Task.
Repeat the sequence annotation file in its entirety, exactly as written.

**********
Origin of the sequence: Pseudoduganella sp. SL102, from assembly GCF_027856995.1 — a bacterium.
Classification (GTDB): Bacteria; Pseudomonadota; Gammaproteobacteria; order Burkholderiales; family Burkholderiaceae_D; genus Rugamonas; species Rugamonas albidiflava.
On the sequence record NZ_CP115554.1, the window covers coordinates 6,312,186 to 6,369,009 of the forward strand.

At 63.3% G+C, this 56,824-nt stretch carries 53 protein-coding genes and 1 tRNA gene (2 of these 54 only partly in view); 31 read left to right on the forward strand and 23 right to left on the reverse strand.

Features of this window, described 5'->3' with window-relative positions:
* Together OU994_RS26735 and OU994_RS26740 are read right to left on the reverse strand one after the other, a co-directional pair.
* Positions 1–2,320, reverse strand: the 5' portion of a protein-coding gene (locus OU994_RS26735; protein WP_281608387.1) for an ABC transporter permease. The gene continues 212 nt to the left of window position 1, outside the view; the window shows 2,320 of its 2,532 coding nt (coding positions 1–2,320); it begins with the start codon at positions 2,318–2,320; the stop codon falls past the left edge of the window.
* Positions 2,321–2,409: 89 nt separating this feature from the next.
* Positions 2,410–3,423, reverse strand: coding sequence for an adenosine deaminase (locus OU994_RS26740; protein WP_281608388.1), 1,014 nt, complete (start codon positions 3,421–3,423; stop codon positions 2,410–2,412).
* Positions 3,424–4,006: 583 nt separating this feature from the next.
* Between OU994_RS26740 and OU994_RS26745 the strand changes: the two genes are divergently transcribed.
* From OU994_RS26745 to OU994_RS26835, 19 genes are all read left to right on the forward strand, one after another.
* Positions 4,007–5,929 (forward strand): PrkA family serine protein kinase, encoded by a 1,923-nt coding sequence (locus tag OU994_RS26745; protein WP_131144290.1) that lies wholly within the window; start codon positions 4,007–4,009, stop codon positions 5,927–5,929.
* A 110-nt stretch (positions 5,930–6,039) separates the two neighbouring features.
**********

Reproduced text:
Origin of the sequence: Pseudoduganella sp. SL102, from assembly GCF_027856995.1 — a bacterium.
Classification (GTDB): Bacteria; Pseudomonadota; Gammaproteobacteria; order Burkholderiales; family Burkholderiaceae_D; genus Rugamonas; species Rugamonas albidiflava.
On the sequence record NZ_CP115554.1, the window covers coordinates 6,312,186 to 6,369,009 of the forward strand.

At 63.3% G+C, this 56,824-nt stretch carries 53 protein-coding genes and 1 tRNA gene (2 of these 54 only partly in view); 31 read left to right on the forward strand and 23 right to left on the reverse strand.

Features of this window, described 5'->3' with window-relative positions:
* Together OU994_RS26735 and OU994_RS26740 are read right to left on the reverse strand one after the other, a co-directional pair.
* Positions 1–2,320, reverse strand: the 5' portion of a protein-coding gene (locus OU994_RS26735; protein WP_281608387.1) for an ABC transporter permease. The gene continues 212 nt to the left of window position 1, outside the view; the window shows 2,320 of its 2,532 coding nt (coding positions 1–2,320); it begins with the start codon at positions 2,318–2,320; the stop codon falls past the left edge of the window.
* Positions 2,321–2,409: 89 nt separating this feature from the next.
* Positions 2,410–3,423, reverse strand: coding sequence for an adenosine deaminase (locus OU994_RS26740; protein WP_281608388.1), 1,014 nt, complete (start codon positions 3,421–3,423; stop codon positions 2,410–2,412).
* Positions 3,424–4,006: 583 nt separating this feature from the next.
* Between OU994_RS26740 and OU994_RS26745 the strand changes: the two genes are divergently transcribed.
* From OU994_RS26745 to OU994_RS26835, 19 genes are all read left to right on the forward strand, one after another.
* Positions 4,007–5,929 (forward strand): PrkA family serine protein kinase, encoded by a 1,923-nt coding sequence (locus tag OU994_RS26745; protein WP_131144290.1) that lies wholly within the window; start codon positions 4,007–4,009, stop codon positions 5,927–5,929.
* A 110-nt stretch (positions 5,930–6,039) separates the two neighbouring features.